Standing and Mootness in a Ten Commandments Monument Case

Freedom From Religion Foundation, Inc. v. New Kensington Arnold School District, 832 F.3d 469 (3d Cir. 2016).  Federal standing law sometimes involves nuances inquiries comparable to the famous question of how many angels can dance on the head of a pin.  This opinion by Judge Shwartz involved a Civil Rights Act claim by plaintiffs (a mother and daughter, and the Freedom From Religion Foundation) who asserted that the Establishment Clause of the First Amendment to the United States Constitution was violated by the placement of a Ten Commandments monument on the grounds of a public high school.  They sought nominal damages and injunctive relief only.

The District Court granted summary judgment to defendant, finding that plaintiffs lacked standing and that their request for injunctive relief was moot.  Applying de novo review to the legal questions of standing and mootness, the Third Circuit reversed in part and remanded for further proceedings.

In cases involving similar Establishment Clause challenges, as Judge Shwartz stated, the test for standing is whether there is “direct and unwelcome personal contact” with the allegedly offending establishment of religion.  However, “frequent contact with a display is not a requirement for standing.”  Instead, a single encounter can suffice.  Nor is a person “required to avoid an unwelcome object or activity” in order to have standing.

It thus became important whether the individual plaintiffs had sufficient contact with the Ten Commandments monument.  The mother saw the monument, and that was enough to make her feel like an “outsider” because she does not “follow the particular religion or god that the monument endorses.”  That was sufficient for standing to claim nominal damages, even though she did not read the monument each time she saw it, or read it in full.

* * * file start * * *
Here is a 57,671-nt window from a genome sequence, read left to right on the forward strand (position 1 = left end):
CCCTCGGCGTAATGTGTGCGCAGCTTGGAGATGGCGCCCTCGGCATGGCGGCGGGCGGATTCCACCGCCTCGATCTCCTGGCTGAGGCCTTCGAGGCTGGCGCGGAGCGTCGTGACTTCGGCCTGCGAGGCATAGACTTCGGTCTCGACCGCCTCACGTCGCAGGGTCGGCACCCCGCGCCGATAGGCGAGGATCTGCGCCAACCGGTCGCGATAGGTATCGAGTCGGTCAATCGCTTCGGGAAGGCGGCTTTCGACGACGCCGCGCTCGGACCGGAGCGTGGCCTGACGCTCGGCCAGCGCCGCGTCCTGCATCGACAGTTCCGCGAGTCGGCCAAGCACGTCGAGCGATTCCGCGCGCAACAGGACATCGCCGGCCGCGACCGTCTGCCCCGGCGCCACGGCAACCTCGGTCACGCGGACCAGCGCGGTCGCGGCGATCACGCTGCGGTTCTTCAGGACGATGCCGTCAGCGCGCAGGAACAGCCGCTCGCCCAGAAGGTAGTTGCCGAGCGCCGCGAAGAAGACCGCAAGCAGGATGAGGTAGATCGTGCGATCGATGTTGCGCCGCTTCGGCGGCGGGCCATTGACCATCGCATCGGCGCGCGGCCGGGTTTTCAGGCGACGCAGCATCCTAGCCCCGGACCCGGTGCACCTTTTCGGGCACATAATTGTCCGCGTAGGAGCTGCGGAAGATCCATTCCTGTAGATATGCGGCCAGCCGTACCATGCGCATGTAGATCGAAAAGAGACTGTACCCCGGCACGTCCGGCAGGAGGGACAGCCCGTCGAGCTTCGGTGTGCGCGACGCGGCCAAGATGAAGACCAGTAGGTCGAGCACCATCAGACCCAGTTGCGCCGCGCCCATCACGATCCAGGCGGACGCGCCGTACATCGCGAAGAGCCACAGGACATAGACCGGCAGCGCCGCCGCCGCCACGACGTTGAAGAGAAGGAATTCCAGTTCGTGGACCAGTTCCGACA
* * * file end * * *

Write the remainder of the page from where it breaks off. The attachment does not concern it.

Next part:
The daughter, on the other hand, who attended the school, lacked standing to seek damages.  She “explicitly stated that she did not understand the monument prior to the lawsuit because she was too young, ‘never read it or paid attention to it,’ and never told anyone that it bothered her.”

The mother had standing to pursue injunctive relief because she planned to drive her daughter to school and would thus come into contact with the monument.  Additionally, as a parent, “she has an interest in guiding her child’s religious upbringing and has standing to challenge actions that seek to establish a religious preference affecting her child.”  She decided not to send her child to that high school, but that did not strip her of standing to seek injunctive relief.  Her daughter could return to the school if the monument were removed, and in any event, a plaintiff need not “remain in a hostile environment in order to enforce [her] constitutional rights.

Judge Smith concurred dubitante, a relatively rare posture last seen on this blog when Justice Hoens invoked it during a titanic struggle among Supreme Court of New Jersey Justices about the constitutionality of temporarily elevating Appellate Division judges to fill vacancies on the Supreme Court.  Judge Smith found it “doubtful that a claim for nominal damages alone suffices to create standing to seek backward-looking relief,” though he noted that that issue had “little practical importance to this case.”  He cited cases from other Circuits on the issue, and offered a detailed discussion of standing and mootness as well.  All in all, both opinions show that standing, which sometimes ought to be more readily identifiable, can often be maddeningly complex and fact-dependent.

 

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